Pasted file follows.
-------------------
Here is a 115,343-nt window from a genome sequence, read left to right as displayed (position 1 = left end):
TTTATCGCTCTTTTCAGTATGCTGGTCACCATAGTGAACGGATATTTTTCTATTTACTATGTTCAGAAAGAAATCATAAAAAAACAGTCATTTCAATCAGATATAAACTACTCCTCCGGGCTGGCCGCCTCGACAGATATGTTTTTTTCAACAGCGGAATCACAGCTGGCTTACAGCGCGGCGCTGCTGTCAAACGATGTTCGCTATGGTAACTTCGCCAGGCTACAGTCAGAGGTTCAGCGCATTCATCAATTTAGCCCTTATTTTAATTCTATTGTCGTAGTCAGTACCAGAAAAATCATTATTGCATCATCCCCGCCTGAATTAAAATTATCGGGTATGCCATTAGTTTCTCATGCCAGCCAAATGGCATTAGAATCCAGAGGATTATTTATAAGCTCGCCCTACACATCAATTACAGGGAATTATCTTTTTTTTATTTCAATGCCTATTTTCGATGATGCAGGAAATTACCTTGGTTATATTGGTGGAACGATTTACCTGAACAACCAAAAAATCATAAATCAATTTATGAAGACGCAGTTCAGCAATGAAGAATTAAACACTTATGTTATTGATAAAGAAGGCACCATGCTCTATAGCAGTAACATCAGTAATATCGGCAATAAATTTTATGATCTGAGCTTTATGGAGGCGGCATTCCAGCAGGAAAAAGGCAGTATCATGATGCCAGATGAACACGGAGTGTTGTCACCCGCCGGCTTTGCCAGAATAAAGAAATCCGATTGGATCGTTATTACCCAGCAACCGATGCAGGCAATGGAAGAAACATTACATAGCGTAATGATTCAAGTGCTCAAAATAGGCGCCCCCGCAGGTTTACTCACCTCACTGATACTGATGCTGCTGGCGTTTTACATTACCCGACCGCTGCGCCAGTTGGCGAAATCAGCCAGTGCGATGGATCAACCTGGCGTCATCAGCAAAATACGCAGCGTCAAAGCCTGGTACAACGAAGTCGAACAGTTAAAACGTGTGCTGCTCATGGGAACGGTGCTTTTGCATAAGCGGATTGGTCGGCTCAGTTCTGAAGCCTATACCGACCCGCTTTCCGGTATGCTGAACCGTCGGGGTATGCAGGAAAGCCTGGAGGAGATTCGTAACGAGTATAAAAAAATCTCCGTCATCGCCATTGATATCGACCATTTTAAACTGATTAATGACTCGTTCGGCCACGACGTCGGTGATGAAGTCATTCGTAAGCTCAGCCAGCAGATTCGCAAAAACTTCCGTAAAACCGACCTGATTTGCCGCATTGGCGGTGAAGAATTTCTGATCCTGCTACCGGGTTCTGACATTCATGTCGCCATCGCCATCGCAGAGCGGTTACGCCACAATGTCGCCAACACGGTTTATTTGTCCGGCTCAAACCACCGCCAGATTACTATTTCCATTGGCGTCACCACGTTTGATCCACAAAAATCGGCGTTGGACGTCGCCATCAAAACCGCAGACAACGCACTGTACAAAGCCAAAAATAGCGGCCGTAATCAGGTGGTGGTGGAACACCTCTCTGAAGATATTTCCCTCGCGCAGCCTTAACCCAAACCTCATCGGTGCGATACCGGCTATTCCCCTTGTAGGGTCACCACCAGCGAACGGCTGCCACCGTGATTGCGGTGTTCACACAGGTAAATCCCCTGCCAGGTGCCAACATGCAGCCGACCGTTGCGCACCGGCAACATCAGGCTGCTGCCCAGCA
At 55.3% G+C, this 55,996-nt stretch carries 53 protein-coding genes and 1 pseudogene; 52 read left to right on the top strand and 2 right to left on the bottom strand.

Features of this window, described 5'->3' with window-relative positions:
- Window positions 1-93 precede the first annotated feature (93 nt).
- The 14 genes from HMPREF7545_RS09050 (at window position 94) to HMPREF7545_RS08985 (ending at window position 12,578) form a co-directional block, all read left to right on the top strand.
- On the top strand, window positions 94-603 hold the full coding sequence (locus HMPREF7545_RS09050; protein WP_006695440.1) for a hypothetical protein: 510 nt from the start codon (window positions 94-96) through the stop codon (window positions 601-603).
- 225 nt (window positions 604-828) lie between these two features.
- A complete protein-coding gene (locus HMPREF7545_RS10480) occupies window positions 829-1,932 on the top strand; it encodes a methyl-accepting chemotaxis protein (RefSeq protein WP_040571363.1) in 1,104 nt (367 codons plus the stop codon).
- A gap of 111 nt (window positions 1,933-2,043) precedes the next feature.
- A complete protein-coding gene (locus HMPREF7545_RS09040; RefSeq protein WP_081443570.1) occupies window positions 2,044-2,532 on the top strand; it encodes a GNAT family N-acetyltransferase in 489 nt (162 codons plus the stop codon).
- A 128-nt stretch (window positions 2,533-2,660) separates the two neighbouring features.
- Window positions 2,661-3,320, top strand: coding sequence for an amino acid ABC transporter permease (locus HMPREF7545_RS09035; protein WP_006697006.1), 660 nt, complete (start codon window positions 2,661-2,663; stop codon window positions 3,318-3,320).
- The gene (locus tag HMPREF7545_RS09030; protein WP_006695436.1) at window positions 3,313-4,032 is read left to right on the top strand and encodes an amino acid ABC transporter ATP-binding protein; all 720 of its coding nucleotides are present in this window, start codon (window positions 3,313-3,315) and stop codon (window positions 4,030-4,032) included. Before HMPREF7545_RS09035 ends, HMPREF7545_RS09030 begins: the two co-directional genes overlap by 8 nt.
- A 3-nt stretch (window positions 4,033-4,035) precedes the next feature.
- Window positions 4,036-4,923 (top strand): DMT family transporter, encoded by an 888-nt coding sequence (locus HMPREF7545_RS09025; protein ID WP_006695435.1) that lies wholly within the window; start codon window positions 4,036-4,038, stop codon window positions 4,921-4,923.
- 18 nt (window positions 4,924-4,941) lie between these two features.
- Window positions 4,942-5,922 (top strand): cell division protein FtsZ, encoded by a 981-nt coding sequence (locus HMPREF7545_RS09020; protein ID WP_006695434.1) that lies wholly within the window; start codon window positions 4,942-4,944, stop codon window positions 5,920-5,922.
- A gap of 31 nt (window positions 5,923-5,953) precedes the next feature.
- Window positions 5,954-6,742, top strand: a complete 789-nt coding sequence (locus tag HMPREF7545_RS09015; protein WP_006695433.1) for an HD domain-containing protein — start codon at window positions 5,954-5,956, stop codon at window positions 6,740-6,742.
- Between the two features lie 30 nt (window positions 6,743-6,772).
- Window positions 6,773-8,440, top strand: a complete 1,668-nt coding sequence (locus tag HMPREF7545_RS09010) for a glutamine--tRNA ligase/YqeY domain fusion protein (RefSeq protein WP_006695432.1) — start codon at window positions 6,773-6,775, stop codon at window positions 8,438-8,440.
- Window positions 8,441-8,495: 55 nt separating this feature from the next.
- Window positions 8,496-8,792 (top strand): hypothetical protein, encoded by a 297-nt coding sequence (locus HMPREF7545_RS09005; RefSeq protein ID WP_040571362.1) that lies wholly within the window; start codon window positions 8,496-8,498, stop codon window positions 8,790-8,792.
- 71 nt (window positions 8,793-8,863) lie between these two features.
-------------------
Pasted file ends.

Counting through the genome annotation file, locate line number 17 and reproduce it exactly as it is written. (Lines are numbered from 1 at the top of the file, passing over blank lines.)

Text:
- 18 nt (window positions 4,924-4,941) lie between these two features.